“We should do a video to play before your speech where you play James Bond and have a caper,” Hawken began. He hadn’t finished his first sentence before Anderson said yes.
The rest went as follows:
Hawken: “We’re probably going to need you to drive one.”
Anderson: “Well, yeah.”
Hawken: “And would you pretend to fight some bad guys? It’ll be classy, don’t worry.”
“There are maybe one out of 100 executives who would have gone for that. Where some would see risk, Brad saw opportunity,” Hawken said. “He has this great sense of the moments in time when you can make a lasting impression on customers or a definitive statement about your business.”
In the video, Anderson – dressed in a tuxedo – speeds through downtown Seattle in an Aston Martin after bad guys to recover stolen valuables (Anderson says he can check driving an Aston Martin 80mph through the streets of Seattle of his bucket list). Near the end of the video, Anderson pushes a button on his Windows Phone and his tuxedo tears away to reveal what else, a polo shirt and slacks.
Turns out the secret to a tear-away tuxedo is ultra-fine fishing line sewn into key seams. Though the video features a car chase and computer-generated freight train, the tuxedo scene was easily the most complex to shoot, Hawken said.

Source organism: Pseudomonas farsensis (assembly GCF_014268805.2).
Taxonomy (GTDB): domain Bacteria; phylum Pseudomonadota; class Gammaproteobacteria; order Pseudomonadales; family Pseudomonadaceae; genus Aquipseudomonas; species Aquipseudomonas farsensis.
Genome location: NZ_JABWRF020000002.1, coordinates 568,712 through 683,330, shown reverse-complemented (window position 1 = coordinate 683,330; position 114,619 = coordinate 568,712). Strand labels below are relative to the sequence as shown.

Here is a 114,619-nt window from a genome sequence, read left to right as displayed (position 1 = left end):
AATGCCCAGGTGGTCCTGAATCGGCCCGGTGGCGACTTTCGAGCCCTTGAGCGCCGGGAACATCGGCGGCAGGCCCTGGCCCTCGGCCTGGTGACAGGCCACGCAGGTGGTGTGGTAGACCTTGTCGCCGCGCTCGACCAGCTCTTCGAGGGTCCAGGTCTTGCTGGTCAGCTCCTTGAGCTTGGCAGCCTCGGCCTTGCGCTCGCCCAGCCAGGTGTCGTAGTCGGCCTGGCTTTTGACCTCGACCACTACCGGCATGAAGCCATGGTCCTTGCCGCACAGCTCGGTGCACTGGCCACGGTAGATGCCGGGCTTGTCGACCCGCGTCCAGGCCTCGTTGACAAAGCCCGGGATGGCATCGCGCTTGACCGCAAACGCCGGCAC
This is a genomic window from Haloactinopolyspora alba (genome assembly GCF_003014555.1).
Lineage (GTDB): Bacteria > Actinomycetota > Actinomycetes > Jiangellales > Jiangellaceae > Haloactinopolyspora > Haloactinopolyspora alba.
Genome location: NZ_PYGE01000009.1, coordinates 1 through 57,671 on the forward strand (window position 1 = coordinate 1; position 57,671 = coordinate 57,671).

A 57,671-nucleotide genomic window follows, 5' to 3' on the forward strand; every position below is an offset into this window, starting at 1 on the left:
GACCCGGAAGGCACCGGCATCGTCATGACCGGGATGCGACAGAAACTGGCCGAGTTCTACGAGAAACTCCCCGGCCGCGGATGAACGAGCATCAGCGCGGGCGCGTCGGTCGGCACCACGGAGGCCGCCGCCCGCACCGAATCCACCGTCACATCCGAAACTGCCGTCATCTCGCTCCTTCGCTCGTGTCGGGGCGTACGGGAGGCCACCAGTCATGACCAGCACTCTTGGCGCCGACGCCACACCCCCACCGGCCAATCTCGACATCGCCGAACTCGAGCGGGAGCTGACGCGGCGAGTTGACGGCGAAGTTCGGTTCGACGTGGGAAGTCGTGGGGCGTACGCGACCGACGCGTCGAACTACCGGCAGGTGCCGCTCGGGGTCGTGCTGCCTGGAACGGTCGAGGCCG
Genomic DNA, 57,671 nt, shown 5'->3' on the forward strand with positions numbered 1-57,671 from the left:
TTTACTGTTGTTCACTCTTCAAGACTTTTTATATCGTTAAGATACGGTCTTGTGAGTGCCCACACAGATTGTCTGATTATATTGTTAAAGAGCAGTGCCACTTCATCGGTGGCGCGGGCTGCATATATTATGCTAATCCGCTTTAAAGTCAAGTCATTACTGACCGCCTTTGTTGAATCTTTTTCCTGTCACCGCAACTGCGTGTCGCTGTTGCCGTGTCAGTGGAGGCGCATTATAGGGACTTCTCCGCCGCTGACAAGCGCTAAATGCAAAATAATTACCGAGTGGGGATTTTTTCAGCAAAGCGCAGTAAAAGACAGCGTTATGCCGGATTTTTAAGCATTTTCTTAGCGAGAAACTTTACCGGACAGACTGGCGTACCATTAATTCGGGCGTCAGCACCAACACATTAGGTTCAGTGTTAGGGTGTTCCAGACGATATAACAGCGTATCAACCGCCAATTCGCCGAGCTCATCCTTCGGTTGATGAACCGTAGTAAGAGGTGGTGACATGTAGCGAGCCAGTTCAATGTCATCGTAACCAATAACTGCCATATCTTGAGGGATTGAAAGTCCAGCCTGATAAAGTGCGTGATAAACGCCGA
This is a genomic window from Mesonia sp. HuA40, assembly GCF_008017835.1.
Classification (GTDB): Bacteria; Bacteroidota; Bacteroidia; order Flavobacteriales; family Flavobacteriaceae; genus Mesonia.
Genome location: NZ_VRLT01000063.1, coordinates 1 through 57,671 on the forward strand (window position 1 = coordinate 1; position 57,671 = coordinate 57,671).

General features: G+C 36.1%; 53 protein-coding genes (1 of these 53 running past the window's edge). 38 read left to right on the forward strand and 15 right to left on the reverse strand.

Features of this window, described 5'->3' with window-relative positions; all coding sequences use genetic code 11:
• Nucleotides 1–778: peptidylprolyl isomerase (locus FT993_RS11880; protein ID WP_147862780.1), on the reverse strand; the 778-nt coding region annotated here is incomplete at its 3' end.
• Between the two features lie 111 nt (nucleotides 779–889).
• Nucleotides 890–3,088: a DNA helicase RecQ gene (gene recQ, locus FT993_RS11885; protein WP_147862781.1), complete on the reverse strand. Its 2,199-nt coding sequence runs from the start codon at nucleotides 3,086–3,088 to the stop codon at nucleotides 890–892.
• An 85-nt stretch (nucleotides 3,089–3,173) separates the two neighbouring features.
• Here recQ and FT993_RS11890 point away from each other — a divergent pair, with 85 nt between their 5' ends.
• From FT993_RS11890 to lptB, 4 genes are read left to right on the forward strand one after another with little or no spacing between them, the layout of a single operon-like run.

“Brad gets all the credit in the world because he kept his arm up and the phone in his hand, set his feet, and kept a straight face,” Hawken said. “He doesn’t even flinch as the two sweet old ladies, the seamstresses, standing just inches out of the frame pull the line and rip the tuxedo right off of him.”
Don’t be surprised to see more like this from Anderson, who in his own way is both shaking and stirring the cloud computing landscape.
Plus, he does his own stunts (just put that badge in the pile with the rest).
See Jennifer Warnick, “Achievements unlocked: Anderson has feet on the ground, head in the cloud.”